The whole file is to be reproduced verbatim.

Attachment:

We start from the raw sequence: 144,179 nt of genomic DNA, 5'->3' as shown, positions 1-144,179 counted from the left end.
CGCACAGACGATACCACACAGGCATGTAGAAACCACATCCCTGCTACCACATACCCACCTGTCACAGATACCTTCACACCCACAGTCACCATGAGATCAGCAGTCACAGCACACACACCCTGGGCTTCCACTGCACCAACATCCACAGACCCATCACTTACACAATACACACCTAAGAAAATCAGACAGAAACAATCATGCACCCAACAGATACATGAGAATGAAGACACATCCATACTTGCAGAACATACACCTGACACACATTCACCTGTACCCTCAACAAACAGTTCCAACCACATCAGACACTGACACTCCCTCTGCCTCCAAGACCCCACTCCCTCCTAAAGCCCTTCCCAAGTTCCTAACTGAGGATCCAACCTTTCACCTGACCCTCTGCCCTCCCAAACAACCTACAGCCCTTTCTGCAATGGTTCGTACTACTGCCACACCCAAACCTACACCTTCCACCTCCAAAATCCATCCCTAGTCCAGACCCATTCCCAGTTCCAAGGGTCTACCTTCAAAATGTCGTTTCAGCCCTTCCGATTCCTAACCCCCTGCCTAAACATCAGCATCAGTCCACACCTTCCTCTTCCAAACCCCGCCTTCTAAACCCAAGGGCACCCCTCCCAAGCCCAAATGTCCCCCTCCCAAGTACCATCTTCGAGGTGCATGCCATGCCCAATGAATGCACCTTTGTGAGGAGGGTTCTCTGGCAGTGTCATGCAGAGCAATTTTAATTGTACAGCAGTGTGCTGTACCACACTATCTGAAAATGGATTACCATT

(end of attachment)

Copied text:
We start from the raw sequence: 144,179 nt of genomic DNA, 5'->3' as shown, positions 1-144,179 counted from the left end.
CGCACAGACGATACCACACAGGCATGTAGAAACCACATCCCTGCTACCACATACCCACCTGTCACAGATACCTTCACACCCACAGTCACCATGAGATCAGCAGTCACAGCACACACACCCTGGGCTTCCACTGCACCAACATCCACAGACCCATCACTTACACAATACACACCTAAGAAAATCAGACAGAAACAATCATGCACCCAACAGATACATGAGAATGAAGACACATCCATACTTGCAGAACATACACCTGACACACATTCACCTGTACCCTCAACAAACAGTTCCAACCACATCAGACACTGACACTCCCTCTGCCTCCAAGACCCCACTCCCTCCTAAAGCCCTTCCCAAGTTCCTAACTGAGGATCCAACCTTTCACCTGACCCTCTGCCCTCCCAAACAACCTACAGCCCTTTCTGCAATGGTTCGTACTACTGCCACACCCAAACCTACACCTTCCACCTCCAAAATCCATCCCTAGTCCAGACCCATTCCCAGTTCCAAGGGTCTACCTTCAAAATGTCGTTTCAGCCCTTCCGATTCCTAACCCCCTGCCTAAACATCAGCATCAGTCCACACCTTCCTCTTCCAAACCCCGCCTTCTAAACCCAAGGGCACCCCTCCCAAGCCCAAATGTCCCCCTCCCAAGTACCATCTTCGAGGTGCATGCCATGCCCAATGAATGCACCTTTGTGAGGAGGGTTCTCTGGCAGTGTCATGCAGAGCAATTTTAATTGTACAGCAGTGTGCTGTACCACACTATCTGAAAATGGATTACCATT